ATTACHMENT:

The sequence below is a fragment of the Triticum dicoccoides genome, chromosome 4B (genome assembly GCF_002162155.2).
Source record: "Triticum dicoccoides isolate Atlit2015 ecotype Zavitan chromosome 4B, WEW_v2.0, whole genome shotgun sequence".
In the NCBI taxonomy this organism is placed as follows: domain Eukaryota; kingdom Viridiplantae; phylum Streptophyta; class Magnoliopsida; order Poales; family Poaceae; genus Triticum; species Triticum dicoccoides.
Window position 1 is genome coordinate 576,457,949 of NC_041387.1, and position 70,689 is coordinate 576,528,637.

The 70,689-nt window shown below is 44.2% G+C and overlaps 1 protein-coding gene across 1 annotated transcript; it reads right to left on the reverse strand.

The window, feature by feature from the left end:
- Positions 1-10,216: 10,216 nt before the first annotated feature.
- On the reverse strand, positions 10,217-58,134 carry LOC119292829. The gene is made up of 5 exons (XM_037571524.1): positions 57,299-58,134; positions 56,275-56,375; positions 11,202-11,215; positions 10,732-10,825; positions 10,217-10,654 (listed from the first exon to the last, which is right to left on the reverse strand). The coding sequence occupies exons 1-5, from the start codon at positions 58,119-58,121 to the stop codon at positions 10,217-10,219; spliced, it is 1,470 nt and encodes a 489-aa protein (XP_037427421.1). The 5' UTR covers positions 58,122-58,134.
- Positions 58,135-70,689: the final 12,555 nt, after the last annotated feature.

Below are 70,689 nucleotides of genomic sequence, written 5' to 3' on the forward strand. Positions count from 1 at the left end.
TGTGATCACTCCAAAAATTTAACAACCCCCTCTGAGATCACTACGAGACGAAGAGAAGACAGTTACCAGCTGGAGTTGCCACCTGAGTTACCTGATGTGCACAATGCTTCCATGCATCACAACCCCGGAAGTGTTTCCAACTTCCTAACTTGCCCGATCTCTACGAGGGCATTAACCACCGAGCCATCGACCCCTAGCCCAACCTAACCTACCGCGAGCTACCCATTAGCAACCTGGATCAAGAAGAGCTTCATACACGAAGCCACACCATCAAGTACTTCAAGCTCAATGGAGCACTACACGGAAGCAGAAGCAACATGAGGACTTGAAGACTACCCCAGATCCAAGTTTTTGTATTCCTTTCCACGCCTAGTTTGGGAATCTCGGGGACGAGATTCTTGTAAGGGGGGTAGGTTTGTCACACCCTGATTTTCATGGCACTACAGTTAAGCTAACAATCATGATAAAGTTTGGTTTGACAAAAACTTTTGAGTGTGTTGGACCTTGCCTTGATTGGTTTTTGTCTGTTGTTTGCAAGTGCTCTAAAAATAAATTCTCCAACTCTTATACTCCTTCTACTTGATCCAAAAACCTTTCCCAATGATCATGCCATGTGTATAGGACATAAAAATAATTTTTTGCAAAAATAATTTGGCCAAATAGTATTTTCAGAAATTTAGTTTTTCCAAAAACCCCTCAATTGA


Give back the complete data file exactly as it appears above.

The sequence below is a fragment of the Triticum dicoccoides genome, chromosome 4B (genome assembly GCF_002162155.2).
Source record: "Triticum dicoccoides isolate Atlit2015 ecotype Zavitan chromosome 4B, WEW_v2.0, whole genome shotgun sequence".
In the NCBI taxonomy this organism is placed as follows: domain Eukaryota; kingdom Viridiplantae; phylum Streptophyta; class Magnoliopsida; order Poales; family Poaceae; genus Triticum; species Triticum dicoccoides.
Window position 1 is genome coordinate 576,457,949 of NC_041387.1, and position 70,689 is coordinate 576,528,637.

The 70,689-nt window shown below is 44.2% G+C and overlaps 1 protein-coding gene across 1 annotated transcript; it reads right to left on the reverse strand.

The window, feature by feature from the left end:
- Positions 1-10,216: 10,216 nt before the first annotated feature.
- On the reverse strand, positions 10,217-58,134 carry LOC119292829. The gene is made up of 5 exons (XM_037571524.1): positions 57,299-58,134; positions 56,275-56,375; positions 11,202-11,215; positions 10,732-10,825; positions 10,217-10,654 (listed from the first exon to the last, which is right to left on the reverse strand). The coding sequence occupies exons 1-5, from the start codon at positions 58,119-58,121 to the stop codon at positions 10,217-10,219; spliced, it is 1,470 nt and encodes a 489-aa protein (XP_037427421.1). The 5' UTR covers positions 58,122-58,134.
- Positions 58,135-70,689: the final 12,555 nt, after the last annotated feature.

Below are 70,689 nucleotides of genomic sequence, written 5' to 3' on the forward strand. Positions count from 1 at the left end.
TGTGATCACTCCAAAAATTTAACAACCCCCTCTGAGATCACTACGAGACGAAGAGAAGACAGTTACCAGCTGGAGTTGCCACCTGAGTTACCTGATGTGCACAATGCTTCCATGCATCACAACCCCGGAAGTGTTTCCAACTTCCTAACTTGCCCGATCTCTACGAGGGCATTAACCACCGAGCCATCGACCCCTAGCCCAACCTAACCTACCGCGAGCTACCCATTAGCAACCTGGATCAAGAAGAGCTTCATACACGAAGCCACACCATCAAGTACTTCAAGCTCAATGGAGCACTACACGGAAGCAGAAGCAACATGAGGACTTGAAGACTACCCCAGATCCAAGTTTTTGTATTCCTTTCCACGCCTAGTTTGGGAATCTCGGGGACGAGATTCTTGTAAGGGGGGTAGGTTTGTCACACCCTGATTTTCATGGCACTACAGTTAAGCTAACAATCATGATAAAGTTTGGTTTGACAAAAACTTTTGAGTGTGTTGGACCTTGCCTTGATTGGTTTTTGTCTGTTGTTTGCAAGTGCTCTAAAAATAAATTCTCCAACTCTTATACTCCTTCTACTTGATCCAAAAACCTTTCCCAATGATCATGCCATGTGTATAGGACATAAAAATAATTTTTTGCAAAAATAATTTGGCCAAATAGTATTTTCAGAAATTTAGTTTTTCCAAAAACCCCTCAATTGA